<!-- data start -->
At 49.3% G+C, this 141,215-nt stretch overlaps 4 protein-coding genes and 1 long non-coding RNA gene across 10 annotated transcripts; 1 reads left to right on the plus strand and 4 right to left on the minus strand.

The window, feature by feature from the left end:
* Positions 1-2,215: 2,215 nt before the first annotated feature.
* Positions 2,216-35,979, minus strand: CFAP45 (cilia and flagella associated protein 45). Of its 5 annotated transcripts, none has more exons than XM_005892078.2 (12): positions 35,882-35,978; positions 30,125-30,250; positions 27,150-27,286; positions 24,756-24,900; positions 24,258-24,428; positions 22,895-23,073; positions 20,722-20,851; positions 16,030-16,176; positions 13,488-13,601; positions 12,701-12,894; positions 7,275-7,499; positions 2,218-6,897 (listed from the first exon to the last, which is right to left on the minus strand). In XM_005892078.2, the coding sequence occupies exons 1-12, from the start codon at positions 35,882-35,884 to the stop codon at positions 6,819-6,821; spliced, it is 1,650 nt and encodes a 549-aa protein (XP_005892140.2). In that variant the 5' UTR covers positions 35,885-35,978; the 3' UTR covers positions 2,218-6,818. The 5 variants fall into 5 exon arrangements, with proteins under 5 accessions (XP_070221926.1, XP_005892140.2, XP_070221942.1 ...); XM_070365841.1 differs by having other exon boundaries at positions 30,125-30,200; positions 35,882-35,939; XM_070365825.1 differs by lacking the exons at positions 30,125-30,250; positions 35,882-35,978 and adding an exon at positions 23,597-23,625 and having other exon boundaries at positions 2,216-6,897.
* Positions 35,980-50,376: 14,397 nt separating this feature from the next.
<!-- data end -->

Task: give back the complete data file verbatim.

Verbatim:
At 49.3% G+C, this 141,215-nt stretch overlaps 4 protein-coding genes and 1 long non-coding RNA gene across 10 annotated transcripts; 1 reads left to right on the plus strand and 4 right to left on the minus strand.

The window, feature by feature from the left end:
* Positions 1-2,215: 2,215 nt before the first annotated feature.
* Positions 2,216-35,979, minus strand: CFAP45 (cilia and flagella associated protein 45). Of its 5 annotated transcripts, none has more exons than XM_005892078.2 (12): positions 35,882-35,978; positions 30,125-30,250; positions 27,150-27,286; positions 24,756-24,900; positions 24,258-24,428; positions 22,895-23,073; positions 20,722-20,851; positions 16,030-16,176; positions 13,488-13,601; positions 12,701-12,894; positions 7,275-7,499; positions 2,218-6,897 (listed from the first exon to the last, which is right to left on the minus strand). In XM_005892078.2, the coding sequence occupies exons 1-12, from the start codon at positions 35,882-35,884 to the stop codon at positions 6,819-6,821; spliced, it is 1,650 nt and encodes a 549-aa protein (XP_005892140.2). In that variant the 5' UTR covers positions 35,885-35,978; the 3' UTR covers positions 2,218-6,818. The 5 variants fall into 5 exon arrangements, with proteins under 5 accessions (XP_070221926.1, XP_005892140.2, XP_070221942.1 ...); XM_070365841.1 differs by having other exon boundaries at positions 30,125-30,200; positions 35,882-35,939; XM_070365825.1 differs by lacking the exons at positions 30,125-30,250; positions 35,882-35,978 and adding an exon at positions 23,597-23,625 and having other exon boundaries at positions 2,216-6,897.
* Positions 35,980-50,376: 14,397 nt separating this feature from the next.